NOVEMBER 17, 2018
Gordon, a former school teacher from Long Island, gained fame and Guinness World Records mentions by driving, driving and driving the Volvo P1800 he bought in June 1966. He originally turned to Volvos after having trouble with two consecutive Chevrolet Corvairs; Gordon needed a dependable car to get him to work and back every day, doing 125 miles of daily commuting.
A Wired article on Gordon says he really got into the record-driving thing after realizing he had passed the 250,000-mile mark with his Volvo with just basic maintenance and no repairs, getting a nice letter back from Volvo after he wrote the company to praise its product.
The first million miles were a big deal for Gordon, his Volvo and the carmaker: Volvo gave him a new, Bertone-designed 780 coupe he proceeded to use as a family car, eventually selling it with just over 450,000 miles—the P1800, he kept. The Guinness record was broken at 1.69 million miles, almost exactly a million miles after Gordon had the engine rebuilt despite the car not needing the work after all. It turned out to be fine, and Gordon had just been overly cautious. The second million-mile mark, passed in 2002, earned Irv a new C70.
The P1800 did receive a new engine in 2009, as the original one was losing compression, and some bodywork damage sustained in SEMA transport cemented Gordon’s long-held belief that no one else should drive the car but him. He also did all the oil changes and brake work himself. The last mileage update on his Facebook fanpage put the car at 3.2 million miles, or over 5 million kilometers, in May 2018.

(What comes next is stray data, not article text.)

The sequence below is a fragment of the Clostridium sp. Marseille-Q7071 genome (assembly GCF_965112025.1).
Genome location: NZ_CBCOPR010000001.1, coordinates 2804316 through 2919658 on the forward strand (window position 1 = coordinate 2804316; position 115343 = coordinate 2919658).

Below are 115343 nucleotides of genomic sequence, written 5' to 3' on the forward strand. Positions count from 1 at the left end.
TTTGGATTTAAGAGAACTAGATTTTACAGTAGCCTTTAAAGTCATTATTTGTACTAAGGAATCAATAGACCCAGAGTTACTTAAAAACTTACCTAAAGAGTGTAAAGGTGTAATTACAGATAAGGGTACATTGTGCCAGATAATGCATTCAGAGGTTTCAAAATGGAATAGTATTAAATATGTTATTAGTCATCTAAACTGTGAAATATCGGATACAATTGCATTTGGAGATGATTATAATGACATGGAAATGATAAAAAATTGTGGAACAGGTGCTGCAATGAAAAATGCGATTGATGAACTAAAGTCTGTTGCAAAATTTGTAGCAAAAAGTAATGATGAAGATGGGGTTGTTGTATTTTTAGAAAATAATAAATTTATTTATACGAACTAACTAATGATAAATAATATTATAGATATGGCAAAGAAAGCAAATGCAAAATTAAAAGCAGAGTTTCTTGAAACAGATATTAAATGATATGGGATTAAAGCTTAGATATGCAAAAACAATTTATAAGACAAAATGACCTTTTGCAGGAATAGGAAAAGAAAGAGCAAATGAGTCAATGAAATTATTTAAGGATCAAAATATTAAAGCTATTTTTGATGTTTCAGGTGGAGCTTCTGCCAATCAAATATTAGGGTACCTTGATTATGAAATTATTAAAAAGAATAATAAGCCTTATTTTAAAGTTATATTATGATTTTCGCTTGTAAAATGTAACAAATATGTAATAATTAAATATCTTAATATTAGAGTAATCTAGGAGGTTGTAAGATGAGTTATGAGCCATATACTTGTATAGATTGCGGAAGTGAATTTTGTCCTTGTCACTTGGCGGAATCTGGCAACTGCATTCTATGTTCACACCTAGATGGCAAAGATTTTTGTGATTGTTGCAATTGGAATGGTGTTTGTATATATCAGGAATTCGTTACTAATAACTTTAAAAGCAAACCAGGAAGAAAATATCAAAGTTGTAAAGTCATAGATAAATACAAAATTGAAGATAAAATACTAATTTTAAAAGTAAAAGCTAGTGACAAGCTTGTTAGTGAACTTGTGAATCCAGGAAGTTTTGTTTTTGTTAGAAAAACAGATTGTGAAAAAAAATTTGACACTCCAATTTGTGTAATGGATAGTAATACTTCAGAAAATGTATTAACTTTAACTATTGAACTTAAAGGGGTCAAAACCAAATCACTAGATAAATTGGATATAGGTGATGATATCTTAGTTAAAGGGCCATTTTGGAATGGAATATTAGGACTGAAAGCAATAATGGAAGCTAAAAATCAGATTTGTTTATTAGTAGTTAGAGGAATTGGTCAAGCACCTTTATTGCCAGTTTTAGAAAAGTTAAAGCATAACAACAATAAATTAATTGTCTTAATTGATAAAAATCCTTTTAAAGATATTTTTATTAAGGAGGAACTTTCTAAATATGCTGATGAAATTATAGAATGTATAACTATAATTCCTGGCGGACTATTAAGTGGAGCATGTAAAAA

Gordon drove the car all over the world. Imagine all the people you meet and stories you hear when you’re out on the road, mile after mile ticking on the odometer of the car that’s become a part of you, and vice versa. As Gordon said in another interview:
“I bought this car, and I was so pleased that the car always took me to work every day, took me home every day, never gave me any grief, never gave me any problems, never needed any repairs. So, I expect that I’ll still be driving the car until there’s nothing left of me—the car’ll still be around. The car’s in better shape than I am.”